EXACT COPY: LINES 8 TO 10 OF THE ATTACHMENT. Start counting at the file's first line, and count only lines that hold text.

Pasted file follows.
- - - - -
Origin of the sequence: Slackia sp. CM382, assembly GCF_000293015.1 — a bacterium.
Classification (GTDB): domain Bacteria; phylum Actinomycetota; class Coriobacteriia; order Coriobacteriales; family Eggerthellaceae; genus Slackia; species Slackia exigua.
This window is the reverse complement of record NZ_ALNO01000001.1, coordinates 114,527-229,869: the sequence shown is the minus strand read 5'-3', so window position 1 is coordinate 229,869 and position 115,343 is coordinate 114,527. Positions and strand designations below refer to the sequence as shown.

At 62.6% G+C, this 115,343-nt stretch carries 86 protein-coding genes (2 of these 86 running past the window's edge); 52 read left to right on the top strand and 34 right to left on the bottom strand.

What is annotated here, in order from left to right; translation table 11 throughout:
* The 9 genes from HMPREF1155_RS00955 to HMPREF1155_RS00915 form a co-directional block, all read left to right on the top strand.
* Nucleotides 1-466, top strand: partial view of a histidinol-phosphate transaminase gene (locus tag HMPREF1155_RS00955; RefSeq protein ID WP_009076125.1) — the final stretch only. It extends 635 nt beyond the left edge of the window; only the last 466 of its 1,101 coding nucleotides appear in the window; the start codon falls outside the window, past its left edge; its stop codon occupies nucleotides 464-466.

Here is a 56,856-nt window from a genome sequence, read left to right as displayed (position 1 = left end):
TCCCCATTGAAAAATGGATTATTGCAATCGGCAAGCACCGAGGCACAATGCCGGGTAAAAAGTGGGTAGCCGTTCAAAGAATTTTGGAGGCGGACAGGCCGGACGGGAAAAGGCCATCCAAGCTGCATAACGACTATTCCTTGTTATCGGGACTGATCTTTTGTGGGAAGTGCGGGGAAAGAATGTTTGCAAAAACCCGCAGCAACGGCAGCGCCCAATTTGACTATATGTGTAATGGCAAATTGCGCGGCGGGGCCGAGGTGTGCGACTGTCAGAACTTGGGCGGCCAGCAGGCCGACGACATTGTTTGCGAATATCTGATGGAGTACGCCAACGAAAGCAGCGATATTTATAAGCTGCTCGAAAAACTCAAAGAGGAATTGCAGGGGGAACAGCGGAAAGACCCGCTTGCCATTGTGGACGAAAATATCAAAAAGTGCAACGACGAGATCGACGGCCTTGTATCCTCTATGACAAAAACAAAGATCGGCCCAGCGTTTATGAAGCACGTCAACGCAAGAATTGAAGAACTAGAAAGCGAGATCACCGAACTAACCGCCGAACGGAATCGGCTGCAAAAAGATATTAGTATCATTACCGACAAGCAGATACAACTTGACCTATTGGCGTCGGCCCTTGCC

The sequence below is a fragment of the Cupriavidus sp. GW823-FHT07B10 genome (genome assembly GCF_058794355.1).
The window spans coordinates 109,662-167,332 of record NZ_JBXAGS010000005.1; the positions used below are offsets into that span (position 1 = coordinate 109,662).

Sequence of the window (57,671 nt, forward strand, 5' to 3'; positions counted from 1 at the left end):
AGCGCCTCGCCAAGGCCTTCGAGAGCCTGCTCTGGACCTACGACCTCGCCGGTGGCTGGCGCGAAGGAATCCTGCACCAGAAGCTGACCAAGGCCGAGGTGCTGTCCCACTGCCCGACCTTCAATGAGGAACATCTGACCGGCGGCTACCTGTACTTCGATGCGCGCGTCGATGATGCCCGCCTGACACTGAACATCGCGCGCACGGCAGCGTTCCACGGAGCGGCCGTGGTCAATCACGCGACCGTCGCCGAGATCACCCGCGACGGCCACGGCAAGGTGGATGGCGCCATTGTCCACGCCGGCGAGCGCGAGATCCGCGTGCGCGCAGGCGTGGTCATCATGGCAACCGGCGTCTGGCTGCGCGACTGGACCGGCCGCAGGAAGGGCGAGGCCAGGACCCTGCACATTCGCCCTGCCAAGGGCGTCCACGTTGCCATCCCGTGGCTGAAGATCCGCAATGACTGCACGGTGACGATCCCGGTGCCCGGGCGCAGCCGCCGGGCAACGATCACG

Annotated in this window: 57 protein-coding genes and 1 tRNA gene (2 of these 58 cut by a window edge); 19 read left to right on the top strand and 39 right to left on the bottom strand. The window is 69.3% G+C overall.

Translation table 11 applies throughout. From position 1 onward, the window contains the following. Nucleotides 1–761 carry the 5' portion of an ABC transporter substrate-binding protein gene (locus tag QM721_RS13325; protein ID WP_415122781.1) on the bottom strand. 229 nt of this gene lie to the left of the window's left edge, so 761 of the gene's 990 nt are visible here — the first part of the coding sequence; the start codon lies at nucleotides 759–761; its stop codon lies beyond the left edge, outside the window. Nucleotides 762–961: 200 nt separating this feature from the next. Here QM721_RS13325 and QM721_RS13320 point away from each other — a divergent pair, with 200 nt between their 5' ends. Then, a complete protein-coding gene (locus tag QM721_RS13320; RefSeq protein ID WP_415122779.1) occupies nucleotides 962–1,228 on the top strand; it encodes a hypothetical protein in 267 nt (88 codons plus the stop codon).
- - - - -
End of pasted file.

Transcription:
Here is a 56,856-nt window from a genome sequence, read left to right as displayed (position 1 = left end):
TCCCCATTGAAAAATGGATTATTGCAATCGGCAAGCACCGAGGCACAATGCCGGGTAAAAAGTGGGTAGCCGTTCAAAGAATTTTGGAGGCGGACAGGCCGGACGGGAAAAGGCCATCCAAGCTGCATAACGACTATTCCTTGTTATCGGGACTGATCTTTTGTGGGAAGTGCGGGGAAAGAATGTTTGCAAAAACCCGCAGCAACGGCAGCGCCCAATTTGACTATATGTGTAATGGCAAATTGCGCGGCGGGGCCGAGGTGTGCGACTGTCAGAACTTGGGCGGCCAGCAGGCCGACGACATTGTTTGCGAATATCTGATGGAGTACGCCAACGAAAGCAGCGATATTTATAAGCTGCTCGAAAAACTCAAAGAGGAATTGCAGGGGGAACAGCGGAAAGACCCGCTTGCCATTGTGGACGAAAATATCAAAAAGTGCAACGACGAGATCGACGGCCTTGTATCCTCTATGACAAAAACAAAGATCGGCCCAGCGTTTATGAAGCACGTCAACGCAAGAATTGAAGAACTAGAAAGCGAGATCACCGAACTAACCGCCGAACGGAATCGGCTGCAAAAAGATATTAGTATCATTACCGACAAGCAGATACAACTTGACCTATTGGCGTCGGCCCTTGCC

The sequence below is a fragment of the Cupriavidus sp. GW823-FHT07B10 genome (genome assembly GCF_058794355.1).